Ding Mao

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Ding Mao (Chinese: 丁矛), born 1968 in Sichuan (Chinese: 四川) Mianyang (Chinese: 绵阳), is a Chinese dissident. As a student, he was one of the leaders of the student democracy movement, known through the Tiananmen Square 1989 protest.[1] He became general manager of an investment company, and one of the founders of the unrecognized Social Democratic Party. Mao was recently detained on 19 February 2011,[2][3] and held at Mianyang Municipal Detention Center[4] before being released into residential surveillance on 2 December 2011.[5]


Ding Mao was a philosophy student at Lanzhou University in the late 1980s. There he became a student leader of the 1989 pro-democracy protests.[2] He was twice imprisoned for his activism, first in 1989 and again in 1992 when he was arrested for organizing the Social Democratic Party. He has spent a total of 10 years in jail.[4]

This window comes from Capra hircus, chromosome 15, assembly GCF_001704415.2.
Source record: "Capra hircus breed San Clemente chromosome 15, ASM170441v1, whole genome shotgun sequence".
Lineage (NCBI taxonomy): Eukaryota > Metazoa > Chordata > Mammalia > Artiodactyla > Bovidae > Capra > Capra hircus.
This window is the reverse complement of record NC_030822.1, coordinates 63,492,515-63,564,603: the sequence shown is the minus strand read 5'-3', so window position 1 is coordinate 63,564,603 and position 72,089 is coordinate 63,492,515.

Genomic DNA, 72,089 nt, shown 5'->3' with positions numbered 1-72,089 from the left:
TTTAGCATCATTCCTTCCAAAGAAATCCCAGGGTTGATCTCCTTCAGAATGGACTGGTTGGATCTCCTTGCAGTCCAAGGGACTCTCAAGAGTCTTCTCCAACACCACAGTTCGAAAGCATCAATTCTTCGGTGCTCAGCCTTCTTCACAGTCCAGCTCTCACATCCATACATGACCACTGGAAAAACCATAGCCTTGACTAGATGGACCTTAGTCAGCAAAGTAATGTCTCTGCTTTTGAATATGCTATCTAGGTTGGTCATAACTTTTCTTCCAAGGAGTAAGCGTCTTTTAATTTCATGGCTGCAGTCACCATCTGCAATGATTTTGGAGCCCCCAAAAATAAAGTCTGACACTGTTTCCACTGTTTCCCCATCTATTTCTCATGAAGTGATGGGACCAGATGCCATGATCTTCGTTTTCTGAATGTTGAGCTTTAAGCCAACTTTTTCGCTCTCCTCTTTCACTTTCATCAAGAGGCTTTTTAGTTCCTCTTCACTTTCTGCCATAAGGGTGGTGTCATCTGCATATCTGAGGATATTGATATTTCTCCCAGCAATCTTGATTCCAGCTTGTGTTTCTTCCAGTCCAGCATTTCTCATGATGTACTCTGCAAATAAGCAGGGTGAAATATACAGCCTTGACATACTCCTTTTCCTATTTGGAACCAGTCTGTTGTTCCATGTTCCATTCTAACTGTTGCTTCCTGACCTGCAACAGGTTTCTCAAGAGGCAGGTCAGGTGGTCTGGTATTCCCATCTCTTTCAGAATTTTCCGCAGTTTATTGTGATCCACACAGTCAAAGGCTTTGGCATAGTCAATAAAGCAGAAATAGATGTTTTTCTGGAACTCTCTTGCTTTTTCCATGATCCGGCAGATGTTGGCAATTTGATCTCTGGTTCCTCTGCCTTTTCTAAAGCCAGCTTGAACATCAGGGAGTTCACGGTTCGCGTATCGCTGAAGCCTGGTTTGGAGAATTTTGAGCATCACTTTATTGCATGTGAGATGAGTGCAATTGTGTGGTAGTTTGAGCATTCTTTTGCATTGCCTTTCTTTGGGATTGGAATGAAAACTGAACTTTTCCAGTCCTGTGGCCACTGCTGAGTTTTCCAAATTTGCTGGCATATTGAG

Detention during Jasmine Crackdown[edit]

On 19 February 2011, Mao was detained in Chengdu, Sichuan Province by police on "inciting subversion of state power".[2][4] He was held at Mianyang Municipal Detention Centre for 286 days before being released into residential supervision.[5]

Police in Mianyang City had blocked meetings between Ding and a lawyer hired for him by his family because, claiming that Ding’s case "involved state secrets".[4]

See also[edit]


  1. ^ "China: More than 200 arrests to quell the "jasmine revolution" in China". AsiaNews. 2 April 2011. Retrieved 13 April 2011. 
  2. ^ a b c "China: More than 200 arrests to quell the "jasmine revolution" in China". AFP / New York Daily Post. 29 March 2011. 
  3. ^ "China arrests dissident in crackdown, human rights group says". CNN. 13 April 2011. Archived from the original on 22 April 2011. Retrieved 19 April 2011. 
  4. ^ a b c d "Individuals Affected by the Crackdown Following Call for "Jasmine Revolution"". Chinese Human Rights Defenders. 15 April 2011. Retrieved 16 April 2011. [permanent dead link]
  5. ^ a b Qiao Long and Luisetta Mudie, Activist Released 'Under Surveillance', Radio Free Asia, 2 December 2011.